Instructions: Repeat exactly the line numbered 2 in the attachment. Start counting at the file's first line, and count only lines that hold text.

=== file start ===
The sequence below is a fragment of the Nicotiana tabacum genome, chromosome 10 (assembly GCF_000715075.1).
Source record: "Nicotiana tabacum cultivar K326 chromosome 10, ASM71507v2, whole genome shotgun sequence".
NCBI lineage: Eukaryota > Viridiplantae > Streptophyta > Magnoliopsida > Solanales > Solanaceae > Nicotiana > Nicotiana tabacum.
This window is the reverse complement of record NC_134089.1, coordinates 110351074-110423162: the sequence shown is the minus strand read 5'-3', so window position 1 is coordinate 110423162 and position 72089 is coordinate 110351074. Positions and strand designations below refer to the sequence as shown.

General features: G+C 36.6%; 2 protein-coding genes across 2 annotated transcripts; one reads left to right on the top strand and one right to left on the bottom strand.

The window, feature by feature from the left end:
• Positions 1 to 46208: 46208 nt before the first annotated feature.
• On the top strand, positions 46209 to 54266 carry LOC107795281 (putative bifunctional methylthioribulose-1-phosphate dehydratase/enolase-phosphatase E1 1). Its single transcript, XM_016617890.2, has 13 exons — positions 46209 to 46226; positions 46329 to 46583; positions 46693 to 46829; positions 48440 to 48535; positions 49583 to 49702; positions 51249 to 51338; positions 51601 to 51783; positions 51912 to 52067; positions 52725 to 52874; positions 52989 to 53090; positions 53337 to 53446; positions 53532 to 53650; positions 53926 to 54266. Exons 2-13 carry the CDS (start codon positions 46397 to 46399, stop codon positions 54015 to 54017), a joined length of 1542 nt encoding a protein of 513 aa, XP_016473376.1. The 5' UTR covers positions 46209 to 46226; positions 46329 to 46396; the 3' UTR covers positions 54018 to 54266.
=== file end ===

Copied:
Source record: "Nicotiana tabacum cultivar K326 chromosome 10, ASM71507v2, whole genome shotgun sequence".